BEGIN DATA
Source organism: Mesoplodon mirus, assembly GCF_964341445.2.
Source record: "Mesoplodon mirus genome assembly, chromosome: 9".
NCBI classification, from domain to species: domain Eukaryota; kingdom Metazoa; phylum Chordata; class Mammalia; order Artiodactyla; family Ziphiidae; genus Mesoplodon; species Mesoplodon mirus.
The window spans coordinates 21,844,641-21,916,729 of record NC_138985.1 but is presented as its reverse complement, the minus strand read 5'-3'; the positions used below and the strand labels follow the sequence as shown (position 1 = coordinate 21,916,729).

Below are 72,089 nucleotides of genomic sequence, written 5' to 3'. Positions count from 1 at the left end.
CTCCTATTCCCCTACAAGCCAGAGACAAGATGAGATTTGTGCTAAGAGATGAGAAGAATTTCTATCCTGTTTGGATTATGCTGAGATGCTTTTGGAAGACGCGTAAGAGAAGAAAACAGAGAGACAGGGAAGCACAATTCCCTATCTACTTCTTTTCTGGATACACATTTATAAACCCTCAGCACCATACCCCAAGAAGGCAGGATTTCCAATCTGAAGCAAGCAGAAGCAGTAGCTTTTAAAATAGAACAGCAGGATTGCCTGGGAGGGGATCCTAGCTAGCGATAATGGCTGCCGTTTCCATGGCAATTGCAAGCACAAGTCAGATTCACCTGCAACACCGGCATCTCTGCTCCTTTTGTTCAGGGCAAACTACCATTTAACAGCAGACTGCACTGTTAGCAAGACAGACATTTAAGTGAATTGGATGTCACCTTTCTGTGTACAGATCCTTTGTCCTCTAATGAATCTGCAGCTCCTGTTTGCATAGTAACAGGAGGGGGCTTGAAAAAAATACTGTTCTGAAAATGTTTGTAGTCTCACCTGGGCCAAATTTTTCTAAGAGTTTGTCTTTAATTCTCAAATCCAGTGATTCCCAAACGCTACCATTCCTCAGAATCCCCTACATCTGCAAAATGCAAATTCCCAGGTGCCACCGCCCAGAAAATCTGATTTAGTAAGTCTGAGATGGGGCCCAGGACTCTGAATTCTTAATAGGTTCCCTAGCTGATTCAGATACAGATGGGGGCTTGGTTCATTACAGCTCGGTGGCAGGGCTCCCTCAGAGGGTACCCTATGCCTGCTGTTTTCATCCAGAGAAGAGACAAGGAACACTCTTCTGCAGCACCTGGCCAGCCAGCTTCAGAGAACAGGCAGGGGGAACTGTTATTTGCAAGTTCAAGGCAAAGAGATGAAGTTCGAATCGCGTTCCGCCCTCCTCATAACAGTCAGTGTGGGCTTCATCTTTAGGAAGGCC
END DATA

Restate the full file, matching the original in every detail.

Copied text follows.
Source organism: Mesoplodon mirus, assembly GCF_964341445.2.
Source record: "Mesoplodon mirus genome assembly, chromosome: 9".
NCBI classification, from domain to species: domain Eukaryota; kingdom Metazoa; phylum Chordata; class Mammalia; order Artiodactyla; family Ziphiidae; genus Mesoplodon; species Mesoplodon mirus.
The window spans coordinates 21,844,641-21,916,729 of record NC_138985.1 but is presented as its reverse complement, the minus strand read 5'-3'; the positions used below and the strand labels follow the sequence as shown (position 1 = coordinate 21,916,729).

Below are 72,089 nucleotides of genomic sequence, written 5' to 3'. Positions count from 1 at the left end.
CTCCTATTCCCCTACAAGCCAGAGACAAGATGAGATTTGTGCTAAGAGATGAGAAGAATTTCTATCCTGTTTGGATTATGCTGAGATGCTTTTGGAAGACGCGTAAGAGAAGAAAACAGAGAGACAGGGAAGCACAATTCCCTATCTACTTCTTTTCTGGATACACATTTATAAACCCTCAGCACCATACCCCAAGAAGGCAGGATTTCCAATCTGAAGCAAGCAGAAGCAGTAGCTTTTAAAATAGAACAGCAGGATTGCCTGGGAGGGGATCCTAGCTAGCGATAATGGCTGCCGTTTCCATGGCAATTGCAAGCACAAGTCAGATTCACCTGCAACACCGGCATCTCTGCTCCTTTTGTTCAGGGCAAACTACCATTTAACAGCAGACTGCACTGTTAGCAAGACAGACATTTAAGTGAATTGGATGTCACCTTTCTGTGTACAGATCCTTTGTCCTCTAATGAATCTGCAGCTCCTGTTTGCATAGTAACAGGAGGGGGCTTGAAAAAAATACTGTTCTGAAAATGTTTGTAGTCTCACCTGGGCCAAATTTTTCTAAGAGTTTGTCTTTAATTCTCAAATCCAGTGATTCCCAAACGCTACCATTCCTCAGAATCCCCTACATCTGCAAAATGCAAATTCCCAGGTGCCACCGCCCAGAAAATCTGATTTAGTAAGTCTGAGATGGGGCCCAGGACTCTGAATTCTTAATAGGTTCCCTAGCTGATTCAGATACAGATGGGGGCTTGGTTCATTACAGCTCGGTGGCAGGGCTCCCTCAGAGGGTACCCTATGCCTGCTGTTTTCATCCAGAGAAGAGACAAGGAACACTCTTCTGCAGCACCTGGCCAGCCAGCTTCAGAGAACAGGCAGGGGGAACTGTTATTTGCAAGTTCAAGGCAAAGAGATGAAGTTCGAATCGCGTTCCGCCCTCCTCATAACAGTCAGTGTGGGCTTCATCTTTAGGAAGGCC